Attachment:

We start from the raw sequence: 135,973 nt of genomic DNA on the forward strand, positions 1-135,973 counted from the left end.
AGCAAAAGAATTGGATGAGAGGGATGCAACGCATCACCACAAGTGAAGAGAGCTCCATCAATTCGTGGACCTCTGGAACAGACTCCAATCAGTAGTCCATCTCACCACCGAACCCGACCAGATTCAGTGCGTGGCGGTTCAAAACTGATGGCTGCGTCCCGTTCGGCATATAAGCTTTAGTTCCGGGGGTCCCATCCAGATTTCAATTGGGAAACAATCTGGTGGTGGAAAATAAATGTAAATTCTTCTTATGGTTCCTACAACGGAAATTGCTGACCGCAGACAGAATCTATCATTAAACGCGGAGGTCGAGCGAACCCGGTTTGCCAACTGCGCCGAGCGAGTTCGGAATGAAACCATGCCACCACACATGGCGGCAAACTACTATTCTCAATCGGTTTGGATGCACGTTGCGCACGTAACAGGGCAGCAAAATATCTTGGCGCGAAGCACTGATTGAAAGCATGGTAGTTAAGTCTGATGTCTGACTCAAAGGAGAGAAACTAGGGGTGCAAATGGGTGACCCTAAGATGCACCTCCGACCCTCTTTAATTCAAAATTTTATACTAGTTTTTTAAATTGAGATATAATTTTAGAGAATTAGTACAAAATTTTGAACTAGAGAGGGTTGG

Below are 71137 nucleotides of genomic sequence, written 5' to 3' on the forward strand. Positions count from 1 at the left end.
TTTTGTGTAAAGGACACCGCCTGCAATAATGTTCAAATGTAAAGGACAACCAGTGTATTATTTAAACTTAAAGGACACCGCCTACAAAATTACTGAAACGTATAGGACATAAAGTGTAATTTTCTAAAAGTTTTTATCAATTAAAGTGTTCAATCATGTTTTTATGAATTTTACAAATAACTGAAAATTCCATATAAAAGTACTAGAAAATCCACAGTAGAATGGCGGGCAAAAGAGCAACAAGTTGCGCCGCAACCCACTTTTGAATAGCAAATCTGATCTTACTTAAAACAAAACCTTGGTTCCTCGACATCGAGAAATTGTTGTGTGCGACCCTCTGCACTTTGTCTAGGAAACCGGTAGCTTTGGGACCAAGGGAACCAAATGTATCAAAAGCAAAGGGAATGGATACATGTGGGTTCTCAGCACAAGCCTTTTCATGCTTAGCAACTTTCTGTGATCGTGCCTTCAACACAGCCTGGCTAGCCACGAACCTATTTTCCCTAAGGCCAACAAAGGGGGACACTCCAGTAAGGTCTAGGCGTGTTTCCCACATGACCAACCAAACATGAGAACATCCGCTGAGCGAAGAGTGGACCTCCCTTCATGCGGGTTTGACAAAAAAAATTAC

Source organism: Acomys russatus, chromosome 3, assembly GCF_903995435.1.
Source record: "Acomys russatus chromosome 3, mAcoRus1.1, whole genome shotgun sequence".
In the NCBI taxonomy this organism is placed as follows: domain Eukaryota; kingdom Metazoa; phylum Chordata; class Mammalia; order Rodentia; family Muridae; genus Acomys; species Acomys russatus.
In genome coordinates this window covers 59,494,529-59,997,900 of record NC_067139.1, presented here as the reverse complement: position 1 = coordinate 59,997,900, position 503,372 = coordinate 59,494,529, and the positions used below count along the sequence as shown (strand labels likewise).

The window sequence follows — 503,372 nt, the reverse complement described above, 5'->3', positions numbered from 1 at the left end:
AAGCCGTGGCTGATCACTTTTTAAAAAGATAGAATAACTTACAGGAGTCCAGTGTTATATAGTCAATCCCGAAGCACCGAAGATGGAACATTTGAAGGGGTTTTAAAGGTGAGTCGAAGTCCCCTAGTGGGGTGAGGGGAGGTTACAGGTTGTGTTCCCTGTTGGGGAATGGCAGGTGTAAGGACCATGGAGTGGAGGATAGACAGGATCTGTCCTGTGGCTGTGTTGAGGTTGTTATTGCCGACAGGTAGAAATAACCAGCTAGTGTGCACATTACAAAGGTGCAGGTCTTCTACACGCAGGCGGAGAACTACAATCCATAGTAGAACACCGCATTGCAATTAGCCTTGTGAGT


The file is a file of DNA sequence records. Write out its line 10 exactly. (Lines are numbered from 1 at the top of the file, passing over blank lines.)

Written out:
AAGCCGTGGCTGATCACTTTTTAAAAAGATAGAATAACTTACAGGAGTCCAGTGTTATATAGTCAATCCCGAAGCACCGAAGATGGAACATTTGAAGGGGTTTTAAAGGTGAGTCGAAGTCCCCTAGTGGGGTGAGGGGAGGTTACAGGTTGTGTTCCCTGTTGGGGAATGGCAGGTGTAAGGACCATGGAGTGGAGGATAGACAGGATCTGTCCTGTGGCTGTGTTGAGGTTGTTATTGCCGACAGGTAGAAATAACCAGCTAGTGTGCACATTACAAAGGTGCAGGTCTTCTACACGCAGGCGGAGAACTACAATCCATAGTAGAACACCGCATTGCAATTAGCCTTGTGAGT